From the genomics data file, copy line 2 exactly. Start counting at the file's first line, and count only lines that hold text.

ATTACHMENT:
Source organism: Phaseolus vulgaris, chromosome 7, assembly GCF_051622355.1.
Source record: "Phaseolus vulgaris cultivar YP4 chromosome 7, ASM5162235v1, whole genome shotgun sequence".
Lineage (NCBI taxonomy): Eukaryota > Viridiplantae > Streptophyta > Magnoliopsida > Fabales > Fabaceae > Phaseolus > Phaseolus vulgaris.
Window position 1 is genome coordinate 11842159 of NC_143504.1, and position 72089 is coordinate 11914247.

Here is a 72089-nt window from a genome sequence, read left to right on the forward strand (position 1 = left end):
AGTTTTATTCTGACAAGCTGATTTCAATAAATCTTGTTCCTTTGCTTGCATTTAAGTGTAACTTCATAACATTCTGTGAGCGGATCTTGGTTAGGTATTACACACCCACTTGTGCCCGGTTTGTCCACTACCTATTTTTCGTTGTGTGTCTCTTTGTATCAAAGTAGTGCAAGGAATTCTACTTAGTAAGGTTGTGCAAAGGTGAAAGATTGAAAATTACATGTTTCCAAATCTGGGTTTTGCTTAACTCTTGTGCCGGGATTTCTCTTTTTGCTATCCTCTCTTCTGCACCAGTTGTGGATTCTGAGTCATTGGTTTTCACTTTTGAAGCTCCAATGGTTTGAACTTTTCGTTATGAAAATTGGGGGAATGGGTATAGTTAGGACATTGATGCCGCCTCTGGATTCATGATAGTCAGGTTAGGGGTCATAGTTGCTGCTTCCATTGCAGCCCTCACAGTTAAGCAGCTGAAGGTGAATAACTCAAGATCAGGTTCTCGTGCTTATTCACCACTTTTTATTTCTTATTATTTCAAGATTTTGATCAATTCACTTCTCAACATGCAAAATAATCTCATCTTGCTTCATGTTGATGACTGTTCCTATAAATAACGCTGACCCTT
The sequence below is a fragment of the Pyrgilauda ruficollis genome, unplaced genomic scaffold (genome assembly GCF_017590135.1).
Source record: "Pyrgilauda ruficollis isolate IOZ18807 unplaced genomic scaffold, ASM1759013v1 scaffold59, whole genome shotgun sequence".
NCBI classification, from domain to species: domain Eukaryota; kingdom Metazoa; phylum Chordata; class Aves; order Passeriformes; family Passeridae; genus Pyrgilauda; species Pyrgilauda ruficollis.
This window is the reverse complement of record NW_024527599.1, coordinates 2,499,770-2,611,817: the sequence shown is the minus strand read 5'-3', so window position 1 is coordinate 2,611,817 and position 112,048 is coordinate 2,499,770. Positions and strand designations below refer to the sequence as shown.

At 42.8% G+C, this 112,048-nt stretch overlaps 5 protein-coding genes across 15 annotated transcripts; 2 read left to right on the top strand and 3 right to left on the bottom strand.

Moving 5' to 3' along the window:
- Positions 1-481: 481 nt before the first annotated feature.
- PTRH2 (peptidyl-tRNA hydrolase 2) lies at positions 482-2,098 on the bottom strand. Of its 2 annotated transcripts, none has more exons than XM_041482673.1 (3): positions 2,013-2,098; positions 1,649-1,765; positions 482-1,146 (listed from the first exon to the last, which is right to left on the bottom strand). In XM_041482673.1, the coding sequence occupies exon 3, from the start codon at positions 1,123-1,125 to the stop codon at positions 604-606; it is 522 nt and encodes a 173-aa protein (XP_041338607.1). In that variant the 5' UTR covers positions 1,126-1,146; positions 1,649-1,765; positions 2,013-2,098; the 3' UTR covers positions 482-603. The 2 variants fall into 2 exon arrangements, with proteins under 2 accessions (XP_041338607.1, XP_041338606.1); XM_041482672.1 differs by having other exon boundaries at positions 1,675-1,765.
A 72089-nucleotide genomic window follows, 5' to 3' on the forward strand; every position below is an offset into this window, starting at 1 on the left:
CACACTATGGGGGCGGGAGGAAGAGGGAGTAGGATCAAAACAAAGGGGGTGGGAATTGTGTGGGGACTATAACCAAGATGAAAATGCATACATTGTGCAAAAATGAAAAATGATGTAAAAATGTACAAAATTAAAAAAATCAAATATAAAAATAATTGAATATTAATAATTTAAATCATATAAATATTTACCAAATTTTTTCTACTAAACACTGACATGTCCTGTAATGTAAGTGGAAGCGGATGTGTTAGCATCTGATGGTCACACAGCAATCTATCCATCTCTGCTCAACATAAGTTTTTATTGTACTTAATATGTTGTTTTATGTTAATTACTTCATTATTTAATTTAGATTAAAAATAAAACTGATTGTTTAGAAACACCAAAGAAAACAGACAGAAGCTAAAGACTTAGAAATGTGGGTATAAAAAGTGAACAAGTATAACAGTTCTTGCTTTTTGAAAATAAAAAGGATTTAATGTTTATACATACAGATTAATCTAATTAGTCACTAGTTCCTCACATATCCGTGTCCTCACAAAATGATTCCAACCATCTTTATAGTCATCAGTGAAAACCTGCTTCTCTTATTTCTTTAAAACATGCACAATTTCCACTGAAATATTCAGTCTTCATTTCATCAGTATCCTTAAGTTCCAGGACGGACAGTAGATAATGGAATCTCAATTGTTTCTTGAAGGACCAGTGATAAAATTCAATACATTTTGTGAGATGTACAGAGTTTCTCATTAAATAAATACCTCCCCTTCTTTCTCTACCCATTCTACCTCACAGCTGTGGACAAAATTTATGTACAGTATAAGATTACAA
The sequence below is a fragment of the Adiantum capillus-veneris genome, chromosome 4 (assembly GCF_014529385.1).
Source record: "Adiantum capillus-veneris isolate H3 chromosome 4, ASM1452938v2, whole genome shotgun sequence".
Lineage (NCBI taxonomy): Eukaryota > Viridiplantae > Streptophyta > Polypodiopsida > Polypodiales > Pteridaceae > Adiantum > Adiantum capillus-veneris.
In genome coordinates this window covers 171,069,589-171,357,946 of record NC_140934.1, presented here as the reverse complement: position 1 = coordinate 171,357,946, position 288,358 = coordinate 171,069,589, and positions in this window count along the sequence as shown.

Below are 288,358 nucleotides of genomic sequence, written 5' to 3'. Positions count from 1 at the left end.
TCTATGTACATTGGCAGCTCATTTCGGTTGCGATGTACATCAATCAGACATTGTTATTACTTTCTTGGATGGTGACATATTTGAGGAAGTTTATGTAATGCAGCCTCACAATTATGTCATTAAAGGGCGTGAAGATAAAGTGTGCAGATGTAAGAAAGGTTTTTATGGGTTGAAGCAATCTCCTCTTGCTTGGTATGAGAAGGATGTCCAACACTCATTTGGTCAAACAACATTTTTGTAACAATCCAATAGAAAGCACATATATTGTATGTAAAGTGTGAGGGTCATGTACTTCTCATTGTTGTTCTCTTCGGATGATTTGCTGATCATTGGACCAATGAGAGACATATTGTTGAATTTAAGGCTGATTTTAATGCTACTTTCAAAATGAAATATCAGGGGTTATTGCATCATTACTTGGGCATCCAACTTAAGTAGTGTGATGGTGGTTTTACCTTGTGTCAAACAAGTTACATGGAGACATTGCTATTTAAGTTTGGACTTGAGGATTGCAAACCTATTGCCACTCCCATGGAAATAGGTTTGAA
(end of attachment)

Source record: "Phaseolus vulgaris cultivar YP4 chromosome 7, ASM5162235v1, whole genome shotgun sequence".